After living in Poland’s capital Warsaw for almost a decade, I finally made my way to Poznań. It was a trip which was long overdue. The city itself is beautiful: the architecture and colourful buildings in the old town square brighten up even the gloomiest of days (and to be honest, Poznań has its fair share of those).
While architecture, history-packed walks around the city and beery lunches are usually enough for most visitors, city breaks can be more of a challenge for those of us with kids. Many cities are utterly unprepared for anyone under the age of 10. I was delighted to discover that Poznań is different.
On our first day there, we took a walk around Lake Malta, created in 1952, and which offers myriads of activities for kids of all ages, me included. Our first stop was to check out the Maltanka Miniature Railway which offered a fun trip around the lake to Poznań zoo. My eldest, Kareem (five) was hugely excited to see the train and really wanted to take a ride. However, we missed the time slot so had to instead walk around the lake. Fortunately for us the 500-metre Adrenaline Mountain Luge was open and with a top speed of 40 kilometres per hour it was definitely something Kareem and I had to try. Initially a bit apprehensive about the ride, Kareem soon got over his fear and insisted that I refrain from using the brakes so that we could go faster. Following that we continued our walk around the lake and ended up at a playground designed around a nautical theme, equipped with a galleon-shaped climbing structure where every kids inner pirate could shine.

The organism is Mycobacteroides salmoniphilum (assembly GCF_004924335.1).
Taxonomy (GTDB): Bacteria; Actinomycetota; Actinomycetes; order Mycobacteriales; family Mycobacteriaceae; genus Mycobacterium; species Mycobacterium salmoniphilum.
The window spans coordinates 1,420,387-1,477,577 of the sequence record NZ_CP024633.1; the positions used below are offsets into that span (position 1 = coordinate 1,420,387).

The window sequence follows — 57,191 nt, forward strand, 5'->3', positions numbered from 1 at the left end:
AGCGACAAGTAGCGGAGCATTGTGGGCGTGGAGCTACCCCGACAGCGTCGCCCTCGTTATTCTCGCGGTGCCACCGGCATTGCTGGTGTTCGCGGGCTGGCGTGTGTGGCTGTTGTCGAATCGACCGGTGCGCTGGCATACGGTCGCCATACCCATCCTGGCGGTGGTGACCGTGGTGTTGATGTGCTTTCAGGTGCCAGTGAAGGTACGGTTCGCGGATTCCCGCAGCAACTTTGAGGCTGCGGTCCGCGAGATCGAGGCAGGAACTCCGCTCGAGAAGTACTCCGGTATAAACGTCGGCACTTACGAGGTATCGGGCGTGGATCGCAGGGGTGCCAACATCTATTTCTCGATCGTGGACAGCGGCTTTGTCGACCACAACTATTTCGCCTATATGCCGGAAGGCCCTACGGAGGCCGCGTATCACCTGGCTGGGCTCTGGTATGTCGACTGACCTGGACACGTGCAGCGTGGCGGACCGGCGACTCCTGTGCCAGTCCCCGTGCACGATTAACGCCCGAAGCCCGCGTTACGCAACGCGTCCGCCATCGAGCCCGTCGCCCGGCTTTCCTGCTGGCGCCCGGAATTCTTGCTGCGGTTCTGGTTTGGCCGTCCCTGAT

Back in the city itself we took Kareem to the Poznań Croissant Museum, where his first question – or rather statement – was, “I only want to go and do the tutorial if I can eat the croissant.” The staff there were great, and while they did not have a tutorial in English planned for that day, they went out of their way to explain the process to my mum, who was accompanying us and who does not speak a word of Polish.
After the Croissant Museum, we decided to have a coffee while we waited for our workshop at the Chocolate Museum to begin. Kareem, being a lover of all things sweet, wanted to have an ice cream for lunch so we walked into Naleśnikarnia Gramofon. While they did have ice cream, the woman behind the counter did something extraordinary: she recommended that we try the place across the street because it had better ice cream. Unfortunately, that place was closed, so we headed back to Gramofon where the ice cream may be average but the staff are unquestionably fab.
The Chocolate Museum was a lot of fun for both my mum and Kareem, he enjoyed it so much that by the time we left, he had chocolate all over his face, much like that of Augustus Gloop from the original Willy Wonka and the Chocolate Factory. Again, much like the Croissant Museum, they did not have an English workshop planned but the staff went out of their way to explain the process to my mum.
All in all I found the people of Poznań to be much friendlier than those in Warsaw, and there were a lot of things for us to do. The only downside to the city (at the moment at least) is that there is a lot of roadwork going on, which makes the traffic something of a nightmare (it’s why we missed the miniature train). I’ll be back – when the roadworks are finished of course – if only because I owe Kareem a ride on the train.